Video: Notre Dame talks with Fighting Irish tennis team about gay player Matt Dooley

The university releases a powerful video and feature article about their openly gay tennis player Matt Dooley.

A few weeks ago we ran the story of Notre Dame tennis player Matt Dooley, in conjunction with You Can Play. Today a couple pieces from Notre Dame itself bring the story new life. The video is great, and it's powerful to see his coach and teammates talk so openly about Dooley's sexual orientation. The written piece is also insightful. An excerpt:

Dooley knows what it's like to fight to survive and he also understands the depths of despair--the belief you might not be able to overcome the demons that hover around you every waking minute of every day. In 2011, after years of wrestling with his sexual identity, Dooley's depression became so severe that he tried to commit suicide and was hospitalized.
So he held no illusions that his decision to publicly state his homosexuality more than two years later would come without consequences or comment. Yet, despite the fact his family, friends, teammates and other at the University have offered incredible support after his announcement, Dooley understands it only takes one negative thought to send emotions spinning.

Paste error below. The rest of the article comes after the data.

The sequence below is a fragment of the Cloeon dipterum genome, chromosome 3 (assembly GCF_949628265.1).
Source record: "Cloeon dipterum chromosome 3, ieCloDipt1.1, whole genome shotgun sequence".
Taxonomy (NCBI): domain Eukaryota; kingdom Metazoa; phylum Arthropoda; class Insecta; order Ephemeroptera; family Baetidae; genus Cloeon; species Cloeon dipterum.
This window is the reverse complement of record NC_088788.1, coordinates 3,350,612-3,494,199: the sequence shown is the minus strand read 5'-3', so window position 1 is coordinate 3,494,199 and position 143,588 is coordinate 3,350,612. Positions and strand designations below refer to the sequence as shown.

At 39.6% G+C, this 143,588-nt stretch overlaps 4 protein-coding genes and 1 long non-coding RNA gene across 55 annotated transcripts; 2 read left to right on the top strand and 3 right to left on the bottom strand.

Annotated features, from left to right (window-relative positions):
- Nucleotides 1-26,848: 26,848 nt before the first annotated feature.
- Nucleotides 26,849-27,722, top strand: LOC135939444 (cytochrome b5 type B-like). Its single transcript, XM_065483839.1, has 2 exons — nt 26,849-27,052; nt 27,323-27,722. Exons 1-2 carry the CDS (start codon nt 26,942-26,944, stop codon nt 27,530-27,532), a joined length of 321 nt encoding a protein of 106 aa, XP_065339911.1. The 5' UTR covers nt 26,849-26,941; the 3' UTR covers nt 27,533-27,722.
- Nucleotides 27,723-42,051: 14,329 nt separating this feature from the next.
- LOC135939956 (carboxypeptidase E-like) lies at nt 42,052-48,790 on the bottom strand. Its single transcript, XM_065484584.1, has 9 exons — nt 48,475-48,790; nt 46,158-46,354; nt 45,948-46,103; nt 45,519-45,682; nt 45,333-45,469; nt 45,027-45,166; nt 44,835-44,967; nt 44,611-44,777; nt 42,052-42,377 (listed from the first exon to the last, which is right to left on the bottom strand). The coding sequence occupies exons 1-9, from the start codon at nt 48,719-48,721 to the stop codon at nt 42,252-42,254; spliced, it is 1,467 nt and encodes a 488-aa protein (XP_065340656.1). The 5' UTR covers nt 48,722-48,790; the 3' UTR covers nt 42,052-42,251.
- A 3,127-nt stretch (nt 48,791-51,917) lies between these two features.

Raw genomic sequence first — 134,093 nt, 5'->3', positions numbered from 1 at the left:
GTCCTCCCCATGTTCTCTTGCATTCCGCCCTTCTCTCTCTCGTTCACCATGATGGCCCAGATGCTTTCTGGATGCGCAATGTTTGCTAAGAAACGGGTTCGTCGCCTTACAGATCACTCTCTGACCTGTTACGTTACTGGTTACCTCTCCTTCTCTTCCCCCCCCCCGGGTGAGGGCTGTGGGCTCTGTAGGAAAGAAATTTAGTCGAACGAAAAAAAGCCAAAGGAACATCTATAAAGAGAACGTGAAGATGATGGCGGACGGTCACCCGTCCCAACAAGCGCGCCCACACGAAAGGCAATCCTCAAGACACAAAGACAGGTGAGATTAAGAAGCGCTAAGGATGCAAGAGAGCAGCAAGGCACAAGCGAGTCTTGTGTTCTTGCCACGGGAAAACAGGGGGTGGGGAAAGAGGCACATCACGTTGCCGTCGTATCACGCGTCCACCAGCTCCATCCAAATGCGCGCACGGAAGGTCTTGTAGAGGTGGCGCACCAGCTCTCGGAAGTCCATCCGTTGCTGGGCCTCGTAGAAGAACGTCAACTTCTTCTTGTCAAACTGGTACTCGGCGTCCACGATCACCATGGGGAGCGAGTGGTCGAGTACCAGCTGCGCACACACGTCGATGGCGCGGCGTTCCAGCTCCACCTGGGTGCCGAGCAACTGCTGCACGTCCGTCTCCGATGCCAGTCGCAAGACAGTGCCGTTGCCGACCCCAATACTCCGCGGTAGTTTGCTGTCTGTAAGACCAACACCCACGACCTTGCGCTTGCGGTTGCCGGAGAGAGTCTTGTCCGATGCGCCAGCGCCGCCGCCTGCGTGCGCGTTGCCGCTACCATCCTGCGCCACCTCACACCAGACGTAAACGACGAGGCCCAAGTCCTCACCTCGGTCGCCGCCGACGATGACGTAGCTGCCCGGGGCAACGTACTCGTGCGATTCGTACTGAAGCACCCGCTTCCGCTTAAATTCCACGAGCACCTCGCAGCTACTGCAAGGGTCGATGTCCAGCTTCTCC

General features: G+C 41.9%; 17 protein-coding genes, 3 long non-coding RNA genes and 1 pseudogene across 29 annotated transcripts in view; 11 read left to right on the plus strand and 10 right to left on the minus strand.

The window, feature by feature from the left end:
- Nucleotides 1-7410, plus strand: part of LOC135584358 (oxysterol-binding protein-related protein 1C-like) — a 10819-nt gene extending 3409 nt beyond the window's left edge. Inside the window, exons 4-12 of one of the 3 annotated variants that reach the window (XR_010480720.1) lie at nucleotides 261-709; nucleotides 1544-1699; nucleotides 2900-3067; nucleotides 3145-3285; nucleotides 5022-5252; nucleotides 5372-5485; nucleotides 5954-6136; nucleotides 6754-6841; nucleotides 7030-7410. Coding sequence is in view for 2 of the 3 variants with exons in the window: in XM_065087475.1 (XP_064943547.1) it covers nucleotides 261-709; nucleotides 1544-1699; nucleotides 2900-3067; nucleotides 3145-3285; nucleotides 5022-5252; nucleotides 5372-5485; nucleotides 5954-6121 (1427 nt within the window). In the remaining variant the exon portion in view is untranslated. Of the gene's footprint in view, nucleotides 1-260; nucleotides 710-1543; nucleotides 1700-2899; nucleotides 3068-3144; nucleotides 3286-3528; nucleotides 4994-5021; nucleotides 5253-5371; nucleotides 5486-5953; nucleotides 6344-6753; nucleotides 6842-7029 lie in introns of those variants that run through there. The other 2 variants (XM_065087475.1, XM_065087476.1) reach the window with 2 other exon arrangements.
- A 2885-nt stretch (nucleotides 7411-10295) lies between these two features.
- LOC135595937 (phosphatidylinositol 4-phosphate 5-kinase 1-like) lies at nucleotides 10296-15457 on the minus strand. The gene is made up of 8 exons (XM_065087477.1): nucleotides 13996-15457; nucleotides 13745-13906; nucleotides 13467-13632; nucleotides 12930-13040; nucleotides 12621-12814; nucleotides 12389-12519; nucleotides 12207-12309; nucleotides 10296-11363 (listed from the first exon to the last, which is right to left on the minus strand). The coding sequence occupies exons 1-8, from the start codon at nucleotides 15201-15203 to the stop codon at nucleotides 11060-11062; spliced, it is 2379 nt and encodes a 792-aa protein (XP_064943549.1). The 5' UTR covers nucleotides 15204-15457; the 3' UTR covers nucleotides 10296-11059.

He knows this because, for a long time, so many of the negative thoughts came from himself.

*****

Dooley is not an open book. Intelligent and well spoken, he has no problem articulating his thoughts. But he is clearly uncomfortable being the center of attention. He didn't seek the spotlight. Dooley insists he decided to share his story so publicly for two reasons.

The first was to propel the "You Can Play" initiative on Notre Dame's campus. "You Can Play" is a social activism campaign dedicated to ensuring equality, respect and safety for all athletes, without regard to sexual orientation. Centered around the slogan, "If you can play, you can play," the movement began in 2012 to honor the memory of Brendan Burke, a student manager for the Miami University hockey team who had worked to increase acceptance of the gay community in hockey before dying in a car accident.

Although each of the University's 26 athletic teams had agreed to participate in the national campaign's signature video series before Dooley went public, his announcement created a personal connection to the program's mantra.

Check out the entire article at und.com and read Dooley's first-person account on Outsports.

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